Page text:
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Topic - Economic Situation and Cyclical Development

Economic and Cyclical Development

Introduction

The German economy is experiencing a steady, broad-based upswing that is rooted in a solid domestic economy. Capacity utilisation levels are good, employment is at a record high, and consumer prices are stable. For the current year, the German government expects a GDP increase of 2.3 % (in price-adjusted terms). An increase of 2.1 % is expected for 2019.

Three times a year, the Federal Government submits a projection of the overall economic development in Germany under the lead responsibility of the Federal Ministry for Economic Affairs and Energy. The annual projection is published by the Federal Government each January as part of the Annual Economic Report. The spring and autumn projections serve as basis for the Working Party on Tax Revenue Forcasting to estimate the tax revenues. The budgets of the Federal Government, the Länder, municipalities and social insurance funds are based on the forecast key overall economic figures. Information provided by the European Union in the context of the Stability and Growth Pact is also based on these projections.

The Federal Government forecasts the economic development in the short term and in the medium term and the production potential. These estimates serve as basis for the calculation of the maximum annual net new borrowing in the context of the 'debt brake' under Articles 109 and 115 of the German Basic Law.

Key figures in the 2018 spring projection

GDP by expenditure (adjusted for price) [1]201720182019
Year-on-year change (in per cent)
Gross domestic product2.22.32.1
Private consumption [2]1.91.71.8
Public-sector consumption1.52.61.8
Gross fixed capital formation3.33.73.6
- of which equipment4.05.54.8
- buildings2.72.62.7
Domestic demand2.22.32.2
Exports4.75.04.4
Imports5.15.85.1
Price trend:
Private consumption [2]1.71.82.0
Gross domestic product1.51.92.0
Gainfully active persons (domestic)1.51.30.9
By way of information:
consumer price index1.81.82.0
absolute figures (millions)
Gainfully active persons (domestic)44.344.945.3
Unemployed persons (Federal Employment Agency)2.532.332.24

[1] Up to 2017 provisional figures from the Federal Statistical Office; as of February 2018
[2] Including non-profit-making organisations

Key figures on the situation of the German economy

2.2
Symbolicon für Wachstumskurve

Rise in gross domestic product (GDP) in per cent
in 2017 compared with the preceding year

4.7
Symbolicon für Lastenwagen

Rise in exports in per cent
in 2017 compared with the preceding year

2.0
Symbolicon für Fabrik

Rise in gross fixed capital formation in per cent
in 2017 compared with the preceding year

1.5
Symbolicon für Arbeiter

More gainfully active persons in per cent
in 2017 compared with the preceding year

Current situation

The economic situation in Germany in May 2018

The German economy’s upswing continued in the first quarter of 2018. The economy did soften to some extent, but this was largely due to special factors. The upswing is continuing. The goods-producing sector took a breather in the first quarter. There was actually a decline in new industrial orders. However, the business climate is still above average. Consumer spending remains strong. In view of the good environment, the retail sector is optimistic. Continuing high demand for labour in many sectors of the economy means that the employment rate is continuously rising. Employers continue to face great challenges as they try to recruit workers. Work still needs to be done to reduce higher levels of unemployment in structurally weak areas and to cut long-term unemployment.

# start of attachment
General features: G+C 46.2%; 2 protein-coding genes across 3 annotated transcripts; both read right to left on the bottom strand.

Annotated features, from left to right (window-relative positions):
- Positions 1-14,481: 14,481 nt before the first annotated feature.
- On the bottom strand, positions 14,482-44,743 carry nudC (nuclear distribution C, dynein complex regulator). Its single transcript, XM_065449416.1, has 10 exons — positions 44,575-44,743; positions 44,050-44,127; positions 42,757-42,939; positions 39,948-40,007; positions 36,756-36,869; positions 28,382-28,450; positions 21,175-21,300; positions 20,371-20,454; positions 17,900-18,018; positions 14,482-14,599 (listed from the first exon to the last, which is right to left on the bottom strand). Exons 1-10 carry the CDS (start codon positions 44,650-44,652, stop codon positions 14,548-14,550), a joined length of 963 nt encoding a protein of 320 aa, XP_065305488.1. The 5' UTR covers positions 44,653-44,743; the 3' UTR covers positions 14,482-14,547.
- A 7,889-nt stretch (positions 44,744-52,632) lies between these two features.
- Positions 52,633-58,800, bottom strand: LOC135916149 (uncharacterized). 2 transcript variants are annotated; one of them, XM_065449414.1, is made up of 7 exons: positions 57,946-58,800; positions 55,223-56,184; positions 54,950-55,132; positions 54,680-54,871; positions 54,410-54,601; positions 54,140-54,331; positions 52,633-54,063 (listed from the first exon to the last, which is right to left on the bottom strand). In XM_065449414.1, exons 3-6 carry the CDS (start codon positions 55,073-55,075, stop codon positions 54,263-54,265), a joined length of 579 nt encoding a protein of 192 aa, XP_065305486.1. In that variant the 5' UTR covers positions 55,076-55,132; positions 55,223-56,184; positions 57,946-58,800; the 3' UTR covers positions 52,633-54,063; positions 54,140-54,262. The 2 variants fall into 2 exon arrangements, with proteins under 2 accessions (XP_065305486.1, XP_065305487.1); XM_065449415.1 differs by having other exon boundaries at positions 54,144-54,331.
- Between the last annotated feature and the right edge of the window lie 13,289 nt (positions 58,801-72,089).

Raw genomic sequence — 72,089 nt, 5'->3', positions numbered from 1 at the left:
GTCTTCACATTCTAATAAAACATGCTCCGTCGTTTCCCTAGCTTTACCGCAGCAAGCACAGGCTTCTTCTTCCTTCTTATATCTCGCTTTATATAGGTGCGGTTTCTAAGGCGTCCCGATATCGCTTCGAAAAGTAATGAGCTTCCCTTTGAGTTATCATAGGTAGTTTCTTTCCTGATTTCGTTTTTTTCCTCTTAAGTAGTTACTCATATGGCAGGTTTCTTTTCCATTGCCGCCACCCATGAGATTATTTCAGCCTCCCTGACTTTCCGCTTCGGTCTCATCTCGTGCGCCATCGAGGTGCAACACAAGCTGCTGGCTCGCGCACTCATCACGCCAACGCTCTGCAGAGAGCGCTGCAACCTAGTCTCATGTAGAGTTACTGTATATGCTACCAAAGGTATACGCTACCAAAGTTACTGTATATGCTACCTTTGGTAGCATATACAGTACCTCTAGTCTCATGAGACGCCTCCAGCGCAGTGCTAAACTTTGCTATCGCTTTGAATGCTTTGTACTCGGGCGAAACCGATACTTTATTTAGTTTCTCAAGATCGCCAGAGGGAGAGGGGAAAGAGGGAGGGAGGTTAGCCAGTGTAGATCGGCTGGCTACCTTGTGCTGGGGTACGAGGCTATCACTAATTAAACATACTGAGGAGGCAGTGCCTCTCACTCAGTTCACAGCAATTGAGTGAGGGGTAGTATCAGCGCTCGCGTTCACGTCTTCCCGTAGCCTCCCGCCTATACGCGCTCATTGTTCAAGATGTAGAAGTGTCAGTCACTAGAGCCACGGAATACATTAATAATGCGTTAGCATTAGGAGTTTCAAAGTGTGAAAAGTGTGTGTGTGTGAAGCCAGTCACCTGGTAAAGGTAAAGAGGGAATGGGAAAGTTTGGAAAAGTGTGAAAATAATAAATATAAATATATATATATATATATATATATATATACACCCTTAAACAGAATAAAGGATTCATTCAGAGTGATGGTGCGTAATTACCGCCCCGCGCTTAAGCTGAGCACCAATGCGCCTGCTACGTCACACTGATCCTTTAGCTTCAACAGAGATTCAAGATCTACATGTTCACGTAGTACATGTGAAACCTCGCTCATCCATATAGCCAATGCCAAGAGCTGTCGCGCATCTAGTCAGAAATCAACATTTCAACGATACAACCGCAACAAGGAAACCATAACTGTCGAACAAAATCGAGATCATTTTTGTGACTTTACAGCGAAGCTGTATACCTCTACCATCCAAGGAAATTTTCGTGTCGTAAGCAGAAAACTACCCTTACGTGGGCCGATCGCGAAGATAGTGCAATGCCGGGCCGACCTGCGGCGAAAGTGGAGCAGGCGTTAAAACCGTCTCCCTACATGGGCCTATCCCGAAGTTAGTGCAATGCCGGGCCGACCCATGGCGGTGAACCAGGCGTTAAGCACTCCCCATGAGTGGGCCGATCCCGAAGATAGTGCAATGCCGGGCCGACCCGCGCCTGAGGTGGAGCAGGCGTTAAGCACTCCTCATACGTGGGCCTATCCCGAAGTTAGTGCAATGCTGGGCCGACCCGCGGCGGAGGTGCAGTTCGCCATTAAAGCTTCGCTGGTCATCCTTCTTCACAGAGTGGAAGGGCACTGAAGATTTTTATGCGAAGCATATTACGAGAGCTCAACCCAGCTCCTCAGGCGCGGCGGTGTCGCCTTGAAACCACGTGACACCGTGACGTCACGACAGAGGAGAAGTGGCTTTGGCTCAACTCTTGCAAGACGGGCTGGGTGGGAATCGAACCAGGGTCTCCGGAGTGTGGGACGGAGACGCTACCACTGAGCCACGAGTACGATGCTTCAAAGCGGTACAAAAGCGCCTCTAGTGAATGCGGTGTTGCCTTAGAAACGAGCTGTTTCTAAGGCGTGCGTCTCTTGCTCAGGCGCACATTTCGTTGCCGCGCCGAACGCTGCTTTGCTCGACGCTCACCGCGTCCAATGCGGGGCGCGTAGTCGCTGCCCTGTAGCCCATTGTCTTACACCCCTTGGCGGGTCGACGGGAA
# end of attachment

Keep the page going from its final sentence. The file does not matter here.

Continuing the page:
The German economy again grew strongly in the first quarter of 2018. Gross domestic product expanded by 0.3% (price-adjusted) compared to the previous quarter. As expected, the rate dipped below what was for the German economy a rather high average quarterly growth rate of 0.7% in 2017. Demand for industrial products both from Germany and from outside the eurozone was lower than in the previous quarter, resulting in a drop in exports. On top of this, certain special factors impacted temporarily on growth. In addition to the wave of influenza, the increased number of strikes and the early dates of the Easter holidays, a significant role must also have been played by the fact that the Federal Government was running a provisional budget. There are certainly a variety of reasons for the weaker foreign demand. It is currently hard to estimate the extent to which a role was played by any uncertainty caused by the tougher rhetoric on foreign and trade policy of the U.S. administration from the beginning of the year. In overall terms, however, the German economy is continuing its upswing. The global economy basically remains in good shape, and the German economy remains growth-oriented, for example in terms of its demand for labour. It is true that the relevant business climate indicators are not quite as positive as at the beginning of the year, but their above-average level argues clearly in favour of a continuation of the upswing, albeit perhaps at a slightly different pace.

Latest press releases

Press releases

  • 31/01/2018 - Press release - Economic Situation and Cyclical Development

    Press release: “A strengthened economy ready to embrace the future”: Federal Government adopts 2018 Annual Economic Report

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  • 12/01/2018 - Press release - Economic Situation and Cyclical Development

    Press release: The Economic Situation in the Federal Republic of Germany in January 2018

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Further information

Graph on the subject of Economic Development; Source: istockphoto.com/jxfzsy